A new way of looking at our business environment is here. It is no longer worth analysing what is happening now or has happened in the past. Only if we try analysing what is going to happen can we anticipate our customers’ needs when they request products and services. Because they will want them NOW. They cannot wait for us to design them and, if we are not able to meet their demand, they will look elsewhere.

The professors Antonio Dávila and Patricio Rojas have studied the new way of looking at the market, the Landscape Monitor.

To quote the economist Josep Schumpeter (1893 Moravia-1950 Salisbury): “Quite often capitalism is understood as the administration of existing industrial structures, when their essence is how these structures are created and destroyed”.

The essence of the market is to understand how value is created and destroyed, how businesses spring up and then disappear. Managing is intrinsic to them. We have to realize that, until now, management has focused on managing and not on creating, in other words, the focus has been on implementing the strategy.

We use our companies’ information systems, in many cases, not really as a competitive advantage, but as a tool that makes the work of managing our business easier, of implementing the strategy.

Our ERP indicators indicate how we are doing and will turn red when there are deviations from the tolerance margins that we have set as a reflection of the monitoring of the business plan.

The strategy, in most companies, is based on an insular idea, looking at what happens within the company, in the coordination of the different departments and levels of the company, in maintaining the Status quo, knowing at all times what happens when we have sold a product in a branch and the margin reported to us.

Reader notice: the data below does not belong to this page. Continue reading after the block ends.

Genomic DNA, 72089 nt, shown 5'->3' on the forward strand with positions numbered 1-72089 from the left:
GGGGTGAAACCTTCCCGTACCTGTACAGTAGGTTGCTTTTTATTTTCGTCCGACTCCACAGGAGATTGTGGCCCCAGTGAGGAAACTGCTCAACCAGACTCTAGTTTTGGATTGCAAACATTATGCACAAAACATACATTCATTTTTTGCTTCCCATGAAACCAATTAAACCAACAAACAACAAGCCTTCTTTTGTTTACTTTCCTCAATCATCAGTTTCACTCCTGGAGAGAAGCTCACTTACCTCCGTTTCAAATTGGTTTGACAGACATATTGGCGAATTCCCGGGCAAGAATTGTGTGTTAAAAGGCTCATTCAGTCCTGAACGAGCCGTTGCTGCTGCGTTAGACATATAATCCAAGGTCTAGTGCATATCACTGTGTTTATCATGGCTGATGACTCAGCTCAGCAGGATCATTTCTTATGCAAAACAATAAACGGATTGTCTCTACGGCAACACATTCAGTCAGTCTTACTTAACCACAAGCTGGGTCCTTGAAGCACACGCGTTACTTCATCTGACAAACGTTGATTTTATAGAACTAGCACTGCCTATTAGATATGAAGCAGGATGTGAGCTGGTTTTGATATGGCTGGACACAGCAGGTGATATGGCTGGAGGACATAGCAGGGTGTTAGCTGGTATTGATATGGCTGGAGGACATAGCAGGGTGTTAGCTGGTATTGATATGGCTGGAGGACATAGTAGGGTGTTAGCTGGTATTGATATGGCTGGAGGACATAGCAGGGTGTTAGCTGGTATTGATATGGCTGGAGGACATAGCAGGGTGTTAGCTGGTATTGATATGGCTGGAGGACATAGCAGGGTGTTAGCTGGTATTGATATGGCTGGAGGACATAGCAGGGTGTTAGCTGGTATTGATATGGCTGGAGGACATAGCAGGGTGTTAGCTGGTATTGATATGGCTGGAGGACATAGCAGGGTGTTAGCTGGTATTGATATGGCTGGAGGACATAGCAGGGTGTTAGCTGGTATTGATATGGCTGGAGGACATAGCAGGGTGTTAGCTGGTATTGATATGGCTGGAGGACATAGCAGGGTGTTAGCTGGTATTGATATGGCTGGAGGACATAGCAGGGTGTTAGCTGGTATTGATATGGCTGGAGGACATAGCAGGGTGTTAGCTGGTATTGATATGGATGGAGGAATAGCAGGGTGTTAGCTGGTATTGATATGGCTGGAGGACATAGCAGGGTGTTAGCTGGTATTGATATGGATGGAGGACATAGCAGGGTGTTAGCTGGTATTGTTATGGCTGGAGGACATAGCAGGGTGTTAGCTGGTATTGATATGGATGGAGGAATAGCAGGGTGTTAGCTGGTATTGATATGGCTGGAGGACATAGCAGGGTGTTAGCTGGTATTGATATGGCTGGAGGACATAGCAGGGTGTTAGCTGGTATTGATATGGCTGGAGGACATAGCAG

However, we have no idea that in the building opposite, there is a start-up that is developing a business that will eat 30% of our cake in under two years.

This is what is happening to the traditional market with Amazon, Alibaba, Uber, Airbnb, Tesla., not to mention the “veterans” such as Google, Facebook…

Furthermore, if something sets these “new kids on the block” apart, it is that their strategy is based on technology, in other words, they exist thanks to technology and use it to create business. The rest however, with sometimes much higher investments in technology, use it only to manage. And sometimes, being a brake more than an accelerator of the business.

Therefore, the new competitive advantage is not in developing the strategy better or more quickly than the competitor, it is about realizing in advance what is coming, identifying the new business opportunities and putting them into practice before others, with the ability to execute.